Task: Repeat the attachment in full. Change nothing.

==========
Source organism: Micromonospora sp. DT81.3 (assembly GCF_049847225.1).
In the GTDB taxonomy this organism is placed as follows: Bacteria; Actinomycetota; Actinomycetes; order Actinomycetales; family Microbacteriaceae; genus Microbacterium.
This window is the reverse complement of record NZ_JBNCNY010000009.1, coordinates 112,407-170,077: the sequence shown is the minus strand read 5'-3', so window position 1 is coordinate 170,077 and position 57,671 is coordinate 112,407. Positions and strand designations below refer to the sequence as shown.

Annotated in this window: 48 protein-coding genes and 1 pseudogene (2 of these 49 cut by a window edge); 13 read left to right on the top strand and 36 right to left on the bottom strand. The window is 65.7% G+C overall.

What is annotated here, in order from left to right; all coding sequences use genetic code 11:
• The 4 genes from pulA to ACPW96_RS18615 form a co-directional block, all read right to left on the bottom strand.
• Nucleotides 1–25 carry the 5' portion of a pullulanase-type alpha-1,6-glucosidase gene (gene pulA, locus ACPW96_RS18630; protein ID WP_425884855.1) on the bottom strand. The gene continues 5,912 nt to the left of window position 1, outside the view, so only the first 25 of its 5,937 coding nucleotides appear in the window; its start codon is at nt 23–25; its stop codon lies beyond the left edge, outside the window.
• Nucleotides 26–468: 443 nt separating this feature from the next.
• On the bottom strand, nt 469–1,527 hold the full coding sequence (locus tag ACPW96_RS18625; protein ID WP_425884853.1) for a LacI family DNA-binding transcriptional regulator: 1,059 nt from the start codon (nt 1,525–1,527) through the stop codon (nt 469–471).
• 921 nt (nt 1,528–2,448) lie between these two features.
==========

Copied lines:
Source organism: Micromonospora sp. DT81.3 (assembly GCF_049847225.1).
In the GTDB taxonomy this organism is placed as follows: Bacteria; Actinomycetota; Actinomycetes; order Actinomycetales; family Microbacteriaceae; genus Microbacterium.
This window is the reverse complement of record NZ_JBNCNY010000009.1, coordinates 112,407-170,077: the sequence shown is the minus strand read 5'-3', so window position 1 is coordinate 170,077 and position 57,671 is coordinate 112,407. Positions and strand designations below refer to the sequence as shown.

Annotated in this window: 48 protein-coding genes and 1 pseudogene (2 of these 49 cut by a window edge); 13 read left to right on the top strand and 36 right to left on the bottom strand. The window is 65.7% G+C overall.

What is annotated here, in order from left to right; all coding sequences use genetic code 11:
• The 4 genes from pulA to ACPW96_RS18615 form a co-directional block, all read right to left on the bottom strand.
• Nucleotides 1–25 carry the 5' portion of a pullulanase-type alpha-1,6-glucosidase gene (gene pulA, locus ACPW96_RS18630; protein ID WP_425884855.1) on the bottom strand. The gene continues 5,912 nt to the left of window position 1, outside the view, so only the first 25 of its 5,937 coding nucleotides appear in the window; its start codon is at nt 23–25; its stop codon lies beyond the left edge, outside the window.
• Nucleotides 26–468: 443 nt separating this feature from the next.
• On the bottom strand, nt 469–1,527 hold the full coding sequence (locus tag ACPW96_RS18625; protein ID WP_425884853.1) for a LacI family DNA-binding transcriptional regulator: 1,059 nt from the start codon (nt 1,525–1,527) through the stop codon (nt 469–471).
• 921 nt (nt 1,528–2,448) lie between these two features.